Aikido seems to come into more criticism for not being an effective fighting style than any other art
I agree with much of what you say in your post George, of course.
I think though, that as soon as we put the words "self defense" on our website, syllabus, or handout....we have signed ourselves up for something and there is an expectation of effectiveness as a martial art.
I think that expectation over rides any philosophical or spiritual goal or concern at all. Intentional or not. That is a fact.
As long as one holds out that shingle, nothing else will really matter, mainly because in the hierachry of human needs, self protection in the physical sense will come before spiritual fulfillment.
I think there are two ways to resolve this problem.
1. Teach the full spectrum of conflict resolution effectively.
2. Take off the reference or inference to self defense or martial art all together and start referring to the practice as an allegory or model for conflict resolution or spiritual development.
I think it is dishonest to both ourselves and others to hang that out there, then not deal with the issue head on..effectively!
Certainly not inferring that you are doing this! Just that I see this as a consistent problem within Aikido and almost every website I go to in aikido has the words Self Defense on the very first page! Almost none have the words "Weight Loss" or "Spiritual Fullfillment" or any other "Macro-emotional measure" success that would be just as reasonable.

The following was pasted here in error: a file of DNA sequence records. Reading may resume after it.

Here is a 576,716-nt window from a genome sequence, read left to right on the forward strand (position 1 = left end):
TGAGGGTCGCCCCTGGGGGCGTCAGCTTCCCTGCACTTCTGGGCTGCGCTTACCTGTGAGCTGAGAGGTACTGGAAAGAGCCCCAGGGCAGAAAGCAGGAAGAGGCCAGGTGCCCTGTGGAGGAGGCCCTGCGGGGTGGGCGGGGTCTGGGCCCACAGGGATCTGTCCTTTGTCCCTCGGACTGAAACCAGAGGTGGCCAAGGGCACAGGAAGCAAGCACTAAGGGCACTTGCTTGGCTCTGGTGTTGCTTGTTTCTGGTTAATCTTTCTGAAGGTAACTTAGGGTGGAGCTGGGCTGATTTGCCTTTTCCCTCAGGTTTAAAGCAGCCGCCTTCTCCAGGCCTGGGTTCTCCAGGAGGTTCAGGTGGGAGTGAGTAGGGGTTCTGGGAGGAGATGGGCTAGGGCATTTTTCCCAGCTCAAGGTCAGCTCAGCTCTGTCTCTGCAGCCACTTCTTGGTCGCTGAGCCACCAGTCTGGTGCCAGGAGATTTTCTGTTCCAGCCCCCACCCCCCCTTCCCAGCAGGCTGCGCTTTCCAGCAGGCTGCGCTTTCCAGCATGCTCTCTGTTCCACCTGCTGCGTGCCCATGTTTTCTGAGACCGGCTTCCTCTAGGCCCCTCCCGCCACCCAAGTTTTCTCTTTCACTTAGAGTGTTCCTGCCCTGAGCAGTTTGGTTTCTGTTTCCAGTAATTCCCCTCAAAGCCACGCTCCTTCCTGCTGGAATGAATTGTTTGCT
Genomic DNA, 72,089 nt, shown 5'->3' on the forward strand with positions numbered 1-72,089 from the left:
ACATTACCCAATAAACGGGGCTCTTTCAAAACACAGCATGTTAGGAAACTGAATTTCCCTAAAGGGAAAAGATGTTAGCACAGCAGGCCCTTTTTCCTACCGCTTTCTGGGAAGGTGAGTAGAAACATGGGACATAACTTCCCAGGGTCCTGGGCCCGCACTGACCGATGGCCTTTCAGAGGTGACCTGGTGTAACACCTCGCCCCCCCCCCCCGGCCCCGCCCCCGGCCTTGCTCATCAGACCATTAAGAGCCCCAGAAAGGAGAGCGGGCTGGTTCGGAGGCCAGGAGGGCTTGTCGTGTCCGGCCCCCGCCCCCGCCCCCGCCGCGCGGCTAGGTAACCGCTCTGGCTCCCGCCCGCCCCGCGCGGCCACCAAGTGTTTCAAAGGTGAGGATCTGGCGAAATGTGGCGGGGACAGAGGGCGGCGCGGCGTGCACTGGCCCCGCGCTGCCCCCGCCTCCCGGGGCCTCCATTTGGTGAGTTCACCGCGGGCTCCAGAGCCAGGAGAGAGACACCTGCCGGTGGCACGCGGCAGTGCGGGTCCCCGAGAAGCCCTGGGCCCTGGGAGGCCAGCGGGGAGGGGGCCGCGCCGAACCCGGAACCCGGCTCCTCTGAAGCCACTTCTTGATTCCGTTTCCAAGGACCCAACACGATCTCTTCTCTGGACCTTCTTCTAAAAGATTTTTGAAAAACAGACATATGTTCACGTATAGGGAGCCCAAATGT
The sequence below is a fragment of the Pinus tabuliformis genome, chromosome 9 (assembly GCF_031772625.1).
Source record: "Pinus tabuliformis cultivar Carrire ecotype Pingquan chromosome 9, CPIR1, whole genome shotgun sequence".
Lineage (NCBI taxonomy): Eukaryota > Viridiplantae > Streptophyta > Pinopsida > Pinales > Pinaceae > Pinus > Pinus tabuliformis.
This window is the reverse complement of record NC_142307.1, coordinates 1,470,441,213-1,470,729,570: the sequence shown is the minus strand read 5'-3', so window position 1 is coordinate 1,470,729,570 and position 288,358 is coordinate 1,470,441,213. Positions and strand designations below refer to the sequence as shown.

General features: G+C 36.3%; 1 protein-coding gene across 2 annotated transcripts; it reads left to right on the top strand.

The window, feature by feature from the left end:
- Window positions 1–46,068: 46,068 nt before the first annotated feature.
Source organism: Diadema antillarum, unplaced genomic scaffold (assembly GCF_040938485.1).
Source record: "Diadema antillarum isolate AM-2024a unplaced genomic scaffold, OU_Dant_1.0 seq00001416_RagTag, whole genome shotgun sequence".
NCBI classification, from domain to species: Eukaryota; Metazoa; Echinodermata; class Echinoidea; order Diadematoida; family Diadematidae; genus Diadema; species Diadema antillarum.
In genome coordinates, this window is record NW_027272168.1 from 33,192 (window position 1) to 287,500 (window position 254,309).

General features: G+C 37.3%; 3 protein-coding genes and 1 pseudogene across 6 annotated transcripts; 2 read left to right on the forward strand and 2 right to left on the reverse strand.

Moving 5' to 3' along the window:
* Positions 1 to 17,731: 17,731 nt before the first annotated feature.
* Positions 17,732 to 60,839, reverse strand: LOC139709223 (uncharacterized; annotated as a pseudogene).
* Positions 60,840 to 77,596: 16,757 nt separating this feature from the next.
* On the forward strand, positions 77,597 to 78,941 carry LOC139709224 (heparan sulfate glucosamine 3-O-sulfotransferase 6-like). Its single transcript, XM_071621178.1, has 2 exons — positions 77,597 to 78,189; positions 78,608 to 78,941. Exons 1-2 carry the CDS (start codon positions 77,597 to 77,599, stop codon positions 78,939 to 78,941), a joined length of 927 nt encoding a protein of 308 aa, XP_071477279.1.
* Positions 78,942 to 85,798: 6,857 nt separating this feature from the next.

I had a mentor in sales along time ago that told me "Son, there is a little larceny in every deal. As soon as you learn this, you will be on your way to being a great salesman!".
I am beginning to grasp the totality of what he meant these days!
I agree that there is much more to martial practices and budo than self defense of course, and I agree that it is a secondary benefit for most really. I beleive I have always held that position.
However, I do believe that we owe it to ourselves and our students to be honest.
I think a good start to that end for most would be to eliminate the words 'self defense" from the venacular. That alone would go along way to transcending the whole "fighting effectiveness" thing.
By getting rid of the inference or expectation it would free those that embrace this important side of the methodology to fully explore what it has to offer in a manner that is devoid of any pretension of effectiveness.
However, I think as in most human endeavors, that a little larceny and controversy keeps things interesting and exciting and definitely keeps them coming into the dojo and paying the bills.
Co-dependency at it's finest! base human nature seems to thrive on it!